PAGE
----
On the other hand, the Obama camp remains focused on the polls in the individual battleground states where the election will be won or lost. Most of these states right now show a very close election, with very slight leads for one candidate or the other. For example, Mr. Romney seems well on his way to putting North Carolina out of reach, a state the president narrowly won four years ago. On the other hand, the Obama campaign is feeling somewhat confident about Nevada, where the polls show a steady lead of about three points or so.
All of this is important because in the final week of the campaign the focus will be on seven or eight of these so-called swing states, especially places like Ohio, Virginia, Florida and Colorado. Ohio is enormously important to both camps. If the president can maintain his slight lead in Ohio and win its 18 electoral votes, it would put him by most calculations at 255 of the 270 electoral votes he needs to win a second term. That means cobbling together some combination of Wisconsin (10 electoral votes), Nevada (six electoral votes), Iowa (six) and New Hampshire (four) to get to the magic 270 figure.
For Mr. Romney, trying to get to 270 without Ohio is much harder. Most analysts give Mr. Romney a base of 191 electoral votes. But without Ohio’s 18 votes, the Republican would have to nearly sweep the remaining battleground states, something the polls suggest right now might be difficult. So while the national polls have been trending slightly in Mr. Romney’s favor, the president appears to be holding a slight advantage in the Electoral College.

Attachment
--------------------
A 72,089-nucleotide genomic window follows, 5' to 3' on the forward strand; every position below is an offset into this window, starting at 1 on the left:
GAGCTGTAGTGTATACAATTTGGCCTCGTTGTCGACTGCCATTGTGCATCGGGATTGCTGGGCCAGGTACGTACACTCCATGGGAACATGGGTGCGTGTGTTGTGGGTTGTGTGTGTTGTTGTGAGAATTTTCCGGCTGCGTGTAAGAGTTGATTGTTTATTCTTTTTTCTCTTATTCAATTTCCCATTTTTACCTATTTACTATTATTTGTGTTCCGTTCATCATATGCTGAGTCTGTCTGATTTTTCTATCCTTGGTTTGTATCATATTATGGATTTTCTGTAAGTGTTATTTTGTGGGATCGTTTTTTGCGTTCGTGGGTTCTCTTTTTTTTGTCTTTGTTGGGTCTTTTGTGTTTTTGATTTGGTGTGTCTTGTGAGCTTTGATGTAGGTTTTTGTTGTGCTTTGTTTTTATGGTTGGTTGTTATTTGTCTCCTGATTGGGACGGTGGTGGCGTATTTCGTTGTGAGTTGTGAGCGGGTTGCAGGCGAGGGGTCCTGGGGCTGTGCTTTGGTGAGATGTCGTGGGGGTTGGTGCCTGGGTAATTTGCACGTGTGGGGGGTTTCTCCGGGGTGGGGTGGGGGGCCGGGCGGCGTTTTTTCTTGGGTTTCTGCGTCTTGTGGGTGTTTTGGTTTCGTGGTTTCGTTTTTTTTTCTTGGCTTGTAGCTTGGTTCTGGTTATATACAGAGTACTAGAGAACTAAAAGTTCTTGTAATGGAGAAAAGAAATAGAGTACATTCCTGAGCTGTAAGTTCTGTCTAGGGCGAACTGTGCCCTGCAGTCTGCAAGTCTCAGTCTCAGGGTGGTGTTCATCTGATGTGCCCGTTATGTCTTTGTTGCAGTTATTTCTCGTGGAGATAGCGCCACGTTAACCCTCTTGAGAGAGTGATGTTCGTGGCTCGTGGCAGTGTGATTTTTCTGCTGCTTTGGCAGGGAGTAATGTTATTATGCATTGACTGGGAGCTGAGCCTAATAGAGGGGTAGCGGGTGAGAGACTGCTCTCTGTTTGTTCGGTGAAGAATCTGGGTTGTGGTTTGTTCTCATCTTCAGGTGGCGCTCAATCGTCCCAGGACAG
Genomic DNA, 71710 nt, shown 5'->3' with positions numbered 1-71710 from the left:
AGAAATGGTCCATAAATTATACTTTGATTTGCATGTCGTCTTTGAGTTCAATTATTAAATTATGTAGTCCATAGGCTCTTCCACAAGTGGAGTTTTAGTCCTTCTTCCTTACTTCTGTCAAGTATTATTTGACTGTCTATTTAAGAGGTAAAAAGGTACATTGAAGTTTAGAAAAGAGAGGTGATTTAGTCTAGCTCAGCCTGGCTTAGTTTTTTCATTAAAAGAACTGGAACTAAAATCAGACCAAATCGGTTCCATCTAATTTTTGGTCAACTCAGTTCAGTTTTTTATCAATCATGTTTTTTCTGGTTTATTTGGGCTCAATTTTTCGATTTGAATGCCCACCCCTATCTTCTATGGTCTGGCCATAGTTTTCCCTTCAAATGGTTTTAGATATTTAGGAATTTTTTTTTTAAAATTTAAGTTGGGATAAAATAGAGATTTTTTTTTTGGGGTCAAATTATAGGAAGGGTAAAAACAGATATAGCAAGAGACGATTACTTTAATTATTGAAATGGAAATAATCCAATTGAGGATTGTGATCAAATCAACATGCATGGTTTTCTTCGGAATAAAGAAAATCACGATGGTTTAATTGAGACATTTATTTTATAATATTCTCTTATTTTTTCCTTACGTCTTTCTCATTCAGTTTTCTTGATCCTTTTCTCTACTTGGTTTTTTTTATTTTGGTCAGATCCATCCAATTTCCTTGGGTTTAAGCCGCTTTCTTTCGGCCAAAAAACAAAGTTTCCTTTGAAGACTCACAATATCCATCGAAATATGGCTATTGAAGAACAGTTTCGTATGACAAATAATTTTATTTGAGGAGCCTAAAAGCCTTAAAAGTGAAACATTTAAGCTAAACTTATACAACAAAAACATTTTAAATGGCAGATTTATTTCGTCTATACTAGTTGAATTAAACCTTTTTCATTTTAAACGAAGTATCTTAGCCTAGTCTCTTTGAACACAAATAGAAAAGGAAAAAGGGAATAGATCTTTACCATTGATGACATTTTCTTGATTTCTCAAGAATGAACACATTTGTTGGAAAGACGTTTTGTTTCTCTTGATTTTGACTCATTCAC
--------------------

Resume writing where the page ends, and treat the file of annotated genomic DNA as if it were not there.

Senate Hanging in the Balance
So far, the presidential race has overshadowed the battle for control of Congress. Most of the action is in the Senate, where Democrats are scrambling to hold their current 53 to 47 majority. Heading into this election cycle the Democrats appeared to be in real jeopardy of losing their majority. They are defending 23 of the 33 seats up for election this year. Senators serve six-year terms and one third of the Senate is up for election every two years. House members, of course, serve two-year terms and elections are held every two years.